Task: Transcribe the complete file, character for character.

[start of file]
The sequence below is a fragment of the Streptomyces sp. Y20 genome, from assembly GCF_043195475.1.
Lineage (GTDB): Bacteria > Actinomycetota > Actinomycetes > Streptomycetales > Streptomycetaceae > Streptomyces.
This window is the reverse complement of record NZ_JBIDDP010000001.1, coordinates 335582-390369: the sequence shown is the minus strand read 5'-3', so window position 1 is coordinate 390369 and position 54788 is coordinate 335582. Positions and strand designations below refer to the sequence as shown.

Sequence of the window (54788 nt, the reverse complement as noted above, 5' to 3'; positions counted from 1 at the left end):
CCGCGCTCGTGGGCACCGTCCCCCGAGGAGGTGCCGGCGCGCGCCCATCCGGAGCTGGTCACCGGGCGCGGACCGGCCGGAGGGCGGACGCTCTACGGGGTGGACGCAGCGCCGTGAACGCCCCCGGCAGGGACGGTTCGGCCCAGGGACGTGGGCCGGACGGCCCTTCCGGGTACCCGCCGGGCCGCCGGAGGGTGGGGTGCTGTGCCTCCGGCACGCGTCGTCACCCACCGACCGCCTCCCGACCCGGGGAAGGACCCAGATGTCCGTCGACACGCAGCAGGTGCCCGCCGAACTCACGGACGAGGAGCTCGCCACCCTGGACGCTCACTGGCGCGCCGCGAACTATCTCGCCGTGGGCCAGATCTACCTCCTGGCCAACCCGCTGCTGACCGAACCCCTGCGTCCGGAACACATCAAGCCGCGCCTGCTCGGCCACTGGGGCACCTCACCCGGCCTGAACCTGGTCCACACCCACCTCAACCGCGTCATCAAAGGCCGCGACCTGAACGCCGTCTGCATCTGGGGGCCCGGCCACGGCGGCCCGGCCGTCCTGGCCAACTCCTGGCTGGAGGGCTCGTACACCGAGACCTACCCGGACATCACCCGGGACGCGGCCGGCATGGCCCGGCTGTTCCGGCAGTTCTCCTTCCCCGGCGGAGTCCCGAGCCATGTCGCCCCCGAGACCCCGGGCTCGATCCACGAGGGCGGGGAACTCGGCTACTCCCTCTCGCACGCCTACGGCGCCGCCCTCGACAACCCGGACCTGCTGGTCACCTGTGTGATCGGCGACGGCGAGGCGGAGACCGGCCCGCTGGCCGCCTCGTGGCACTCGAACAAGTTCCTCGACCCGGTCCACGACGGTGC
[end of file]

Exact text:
The sequence below is a fragment of the Streptomyces sp. Y20 genome, from assembly GCF_043195475.1.
Lineage (GTDB): Bacteria > Actinomycetota > Actinomycetes > Streptomycetales > Streptomycetaceae > Streptomyces.
This window is the reverse complement of record NZ_JBIDDP010000001.1, coordinates 335582-390369: the sequence shown is the minus strand read 5'-3', so window position 1 is coordinate 390369 and position 54788 is coordinate 335582. Positions and strand designations below refer to the sequence as shown.

Sequence of the window (54788 nt, the reverse complement as noted above, 5' to 3'; positions counted from 1 at the left end):
CCGCGCTCGTGGGCACCGTCCCCCGAGGAGGTGCCGGCGCGCGCCCATCCGGAGCTGGTCACCGGGCGCGGACCGGCCGGAGGGCGGACGCTCTACGGGGTGGACGCAGCGCCGTGAACGCCCCCGGCAGGGACGGTTCGGCCCAGGGACGTGGGCCGGACGGCCCTTCCGGGTACCCGCCGGGCCGCCGGAGGGTGGGGTGCTGTGCCTCCGGCACGCGTCGTCACCCACCGACCGCCTCCCGACCCGGGGAAGGACCCAGATGTCCGTCGACACGCAGCAGGTGCCCGCCGAACTCACGGACGAGGAGCTCGCCACCCTGGACGCTCACTGGCGCGCCGCGAACTATCTCGCCGTGGGCCAGATCTACCTCCTGGCCAACCCGCTGCTGACCGAACCCCTGCGTCCGGAACACATCAAGCCGCGCCTGCTCGGCCACTGGGGCACCTCACCCGGCCTGAACCTGGTCCACACCCACCTCAACCGCGTCATCAAAGGCCGCGACCTGAACGCCGTCTGCATCTGGGGGCCCGGCCACGGCGGCCCGGCCGTCCTGGCCAACTCCTGGCTGGAGGGCTCGTACACCGAGACCTACCCGGACATCACCCGGGACGCGGCCGGCATGGCCCGGCTGTTCCGGCAGTTCTCCTTCCCCGGCGGAGTCCCGAGCCATGTCGCCCCCGAGACCCCGGGCTCGATCCACGAGGGCGGGGAACTCGGCTACTCCCTCTCGCACGCCTACGGCGCCGCCCTCGACAACCCGGACCTGCTGGTCACCTGTGTGATCGGCGACGGCGAGGCGGAGACCGGCCCGCTGGCCGCCTCGTGGCACTCGAACAAGTTCCTCGACCCGGTCCACGACGGTGC